We continue our introductory journey into Patanjali’s eightfold path of raja yoga and arrive at the penultimate limb: Dhyana.
Dhyana is commonly translated as meditation or contemplation, implying an active state of doing something in order to bring about a sense of calm and harmony in the mind and body. Others argue that the definition goes deeper. That dhyana is the (spontaneous) state of oneness and unity and connection that one finds oneself in as a result of meditating or doing something meditative. Although it may have taken “effort” or an energy of doing to find oneself in dhyana, it is an effortless state – an energy of simply “being”.
“Effortless effort” – a term we might hear often in the physical practice of asanas and yet equally applies to all aspects of the yogic journey, or the path of any spiritual seeker. A beautiful balance between effort and effortlessness – doing and being.
In the craziness of present times, of “civilized living”, we rarely find ourselves experiencing that balance. Most often in a state of “doing”, we are rarely present in our lives, aware of what it is we are actually doing in the moment, of how we are spending our time and therefore our lives.
Generally we are doing one of three things:
Rarely are we living in the Now.
Meditation (through the numerous styles and methods that exist) offers us a simple (but not always easy!) tool to become still and calm and to experience the Now and find balance between the doing and the being. And potentially, through the journey of meditation, we might experience dhyana.
By following the preceding limbs of Patanjali’s path, meditation may become more accessible. Incorporating the moral, ethical and personal codes of the yamas and niyamas, and moving and breathing the body consciously (asana and pranayama), are a great preparation to draw one’s attention inward, detach from sensory input (pratyahara) and “focus the mind on a particular point” (Sutra III.1 as translated by Bouanchaud), which is the essence of concentration or dharana.
When I put aside some time to meditate I often find that, as I begin, my mind is racing with thoughts – a continuous stream of unconscious perceptions – and my body is responding to that physiologically in a heightened state of tension, feeling contracted and dense. To calm both the thoughts and the body, I find it helpful to begin by simply focusing on the breath. I bring all my awareness to my breath, and with my internal gaze watch it and feel it travelling in and out of my body. As I continue breathing, I find that naturally more and more space appears between my thoughts and I feel more spacious within the body.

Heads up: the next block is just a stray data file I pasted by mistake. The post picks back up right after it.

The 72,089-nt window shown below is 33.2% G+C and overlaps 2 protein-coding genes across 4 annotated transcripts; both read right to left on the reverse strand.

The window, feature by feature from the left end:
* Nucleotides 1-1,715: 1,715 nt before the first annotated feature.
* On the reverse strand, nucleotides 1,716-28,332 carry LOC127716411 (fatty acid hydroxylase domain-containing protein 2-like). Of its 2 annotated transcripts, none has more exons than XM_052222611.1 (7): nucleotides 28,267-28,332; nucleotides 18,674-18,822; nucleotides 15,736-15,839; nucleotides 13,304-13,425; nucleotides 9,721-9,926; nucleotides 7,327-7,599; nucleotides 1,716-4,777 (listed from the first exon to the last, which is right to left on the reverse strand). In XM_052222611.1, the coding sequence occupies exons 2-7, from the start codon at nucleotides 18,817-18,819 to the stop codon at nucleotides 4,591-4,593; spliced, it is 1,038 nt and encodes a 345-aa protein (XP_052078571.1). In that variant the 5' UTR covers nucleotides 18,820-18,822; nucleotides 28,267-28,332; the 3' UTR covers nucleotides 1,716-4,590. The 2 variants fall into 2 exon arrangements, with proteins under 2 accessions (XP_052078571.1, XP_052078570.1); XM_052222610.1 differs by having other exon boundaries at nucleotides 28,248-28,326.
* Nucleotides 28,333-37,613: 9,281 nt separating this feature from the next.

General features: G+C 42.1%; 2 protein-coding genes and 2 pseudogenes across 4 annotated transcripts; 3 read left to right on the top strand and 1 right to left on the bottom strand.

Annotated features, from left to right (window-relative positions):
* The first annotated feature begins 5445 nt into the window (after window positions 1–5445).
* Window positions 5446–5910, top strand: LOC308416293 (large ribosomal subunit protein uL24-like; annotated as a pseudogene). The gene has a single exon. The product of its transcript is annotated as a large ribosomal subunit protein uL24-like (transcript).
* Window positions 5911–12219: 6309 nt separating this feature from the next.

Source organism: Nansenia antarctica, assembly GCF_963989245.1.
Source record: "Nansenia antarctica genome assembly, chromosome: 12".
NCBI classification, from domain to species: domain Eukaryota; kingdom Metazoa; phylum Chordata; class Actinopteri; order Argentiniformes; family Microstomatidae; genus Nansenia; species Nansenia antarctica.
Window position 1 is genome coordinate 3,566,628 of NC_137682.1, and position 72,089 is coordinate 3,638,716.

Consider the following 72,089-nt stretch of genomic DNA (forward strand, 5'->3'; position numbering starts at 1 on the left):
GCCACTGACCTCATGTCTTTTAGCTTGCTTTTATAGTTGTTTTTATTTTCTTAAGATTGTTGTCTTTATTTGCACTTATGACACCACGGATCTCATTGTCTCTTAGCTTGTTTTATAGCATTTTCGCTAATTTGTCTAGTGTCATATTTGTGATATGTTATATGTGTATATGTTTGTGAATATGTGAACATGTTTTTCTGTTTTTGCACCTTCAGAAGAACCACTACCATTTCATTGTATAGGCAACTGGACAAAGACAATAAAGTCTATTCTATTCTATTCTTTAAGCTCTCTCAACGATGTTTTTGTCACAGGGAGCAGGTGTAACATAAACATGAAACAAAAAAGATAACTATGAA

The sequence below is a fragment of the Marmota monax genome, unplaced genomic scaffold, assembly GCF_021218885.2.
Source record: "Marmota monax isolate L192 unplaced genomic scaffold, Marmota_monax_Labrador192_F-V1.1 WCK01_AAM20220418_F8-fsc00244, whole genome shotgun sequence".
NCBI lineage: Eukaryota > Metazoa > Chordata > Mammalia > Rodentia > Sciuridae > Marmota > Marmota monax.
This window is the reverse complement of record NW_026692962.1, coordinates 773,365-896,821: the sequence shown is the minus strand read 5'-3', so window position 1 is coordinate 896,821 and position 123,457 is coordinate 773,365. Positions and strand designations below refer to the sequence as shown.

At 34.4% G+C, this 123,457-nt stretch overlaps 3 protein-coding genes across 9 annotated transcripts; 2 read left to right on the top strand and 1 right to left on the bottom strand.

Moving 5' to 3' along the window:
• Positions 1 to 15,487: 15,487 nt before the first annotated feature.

At this point, I become more consciously aware of my surroundings, and my inner space, in the very moment in which I am, because I am not being as distracted by thoughts and physiological reactions. I become aware that I am aware. I am the observer. I can also more easily sense the subtle vibration of vitality within – a felt aliveness that diffuses throughout the body. This is known as prana in Sanskrit – life force energy – and is understood to be the original creative power; the master form of all energy working at every level of our being.
At certain points in my meditation, however, I might suddenly find myself, as if magically and always spontaneously, in a space that feels completely vast and yet in perfect union with the moment and my surroundings. I might be so bold as to say that I feel and know a perfect harmony and connection between myself and all and everything in creation. It is as if my greater Self knows that it and all of creation are formed of the same energy (prana) which makes us One.
To me, this is dhyana. An effortless state that moves from the dual state of awareness – being aware of this and that, the observer and the observed – into a state of oneness experienced as the ultimate form of love. Sometimes this experience is fleeting; other times it lingers for longer. All I do know is that I cannot force myself to be in this state of being. Rather, it is extemporaneous – and all the sweeter for it. Such as the joy and love sparked upon receiving an unexpected gift.
Because dhyana transcends the ego and is beyond form, it is difficult to describe effectively in words (albeit I have tried in some way to do so above and am unlikely to have done it justice). It is a state that has to be experienced on an individual level.
Whether or not dhyana graces one’s meditation experience, the physiological and mental benefits of the latter, especially if practiced regularly, are undeniable. And in meditation, we reconnect with our true nature – that which is calm, peaceful and tranquil – and we know ourselves to be this way in the very moment. Not someone we used to be, or someone we hope to be. But who we really are in the Now.
Written by Leigh Bosch | August 2021